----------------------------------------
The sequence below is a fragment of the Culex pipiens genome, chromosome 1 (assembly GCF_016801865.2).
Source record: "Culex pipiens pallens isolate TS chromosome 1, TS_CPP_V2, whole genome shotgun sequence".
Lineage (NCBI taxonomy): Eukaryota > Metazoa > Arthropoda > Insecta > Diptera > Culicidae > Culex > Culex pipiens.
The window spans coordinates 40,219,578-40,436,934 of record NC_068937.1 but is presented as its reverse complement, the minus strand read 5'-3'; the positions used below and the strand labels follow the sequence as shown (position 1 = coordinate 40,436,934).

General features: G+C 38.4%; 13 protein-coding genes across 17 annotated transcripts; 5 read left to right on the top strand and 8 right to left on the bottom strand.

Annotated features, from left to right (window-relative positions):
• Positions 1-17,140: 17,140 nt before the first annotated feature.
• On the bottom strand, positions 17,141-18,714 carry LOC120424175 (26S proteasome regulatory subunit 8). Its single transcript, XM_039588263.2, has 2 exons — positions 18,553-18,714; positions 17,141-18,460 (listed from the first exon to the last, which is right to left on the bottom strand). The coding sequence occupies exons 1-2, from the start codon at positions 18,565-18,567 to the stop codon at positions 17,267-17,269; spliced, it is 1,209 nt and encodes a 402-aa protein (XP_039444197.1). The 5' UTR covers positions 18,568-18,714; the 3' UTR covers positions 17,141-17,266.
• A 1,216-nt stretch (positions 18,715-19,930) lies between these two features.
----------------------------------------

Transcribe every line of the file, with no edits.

The sequence below is a fragment of the Culex pipiens genome, chromosome 1 (assembly GCF_016801865.2).
Source record: "Culex pipiens pallens isolate TS chromosome 1, TS_CPP_V2, whole genome shotgun sequence".
Lineage (NCBI taxonomy): Eukaryota > Metazoa > Arthropoda > Insecta > Diptera > Culicidae > Culex > Culex pipiens.
The window spans coordinates 40,219,578-40,436,934 of record NC_068937.1 but is presented as its reverse complement, the minus strand read 5'-3'; the positions used below and the strand labels follow the sequence as shown (position 1 = coordinate 40,436,934).

General features: G+C 38.4%; 13 protein-coding genes across 17 annotated transcripts; 5 read left to right on the top strand and 8 right to left on the bottom strand.

Annotated features, from left to right (window-relative positions):
• Positions 1-17,140: 17,140 nt before the first annotated feature.
• On the bottom strand, positions 17,141-18,714 carry LOC120424175 (26S proteasome regulatory subunit 8). Its single transcript, XM_039588263.2, has 2 exons — positions 18,553-18,714; positions 17,141-18,460 (listed from the first exon to the last, which is right to left on the bottom strand). The coding sequence occupies exons 1-2, from the start codon at positions 18,565-18,567 to the stop codon at positions 17,267-17,269; spliced, it is 1,209 nt and encodes a 402-aa protein (XP_039444197.1). The 5' UTR covers positions 18,568-18,714; the 3' UTR covers positions 17,141-17,266.
• A 1,216-nt stretch (positions 18,715-19,930) lies between these two features.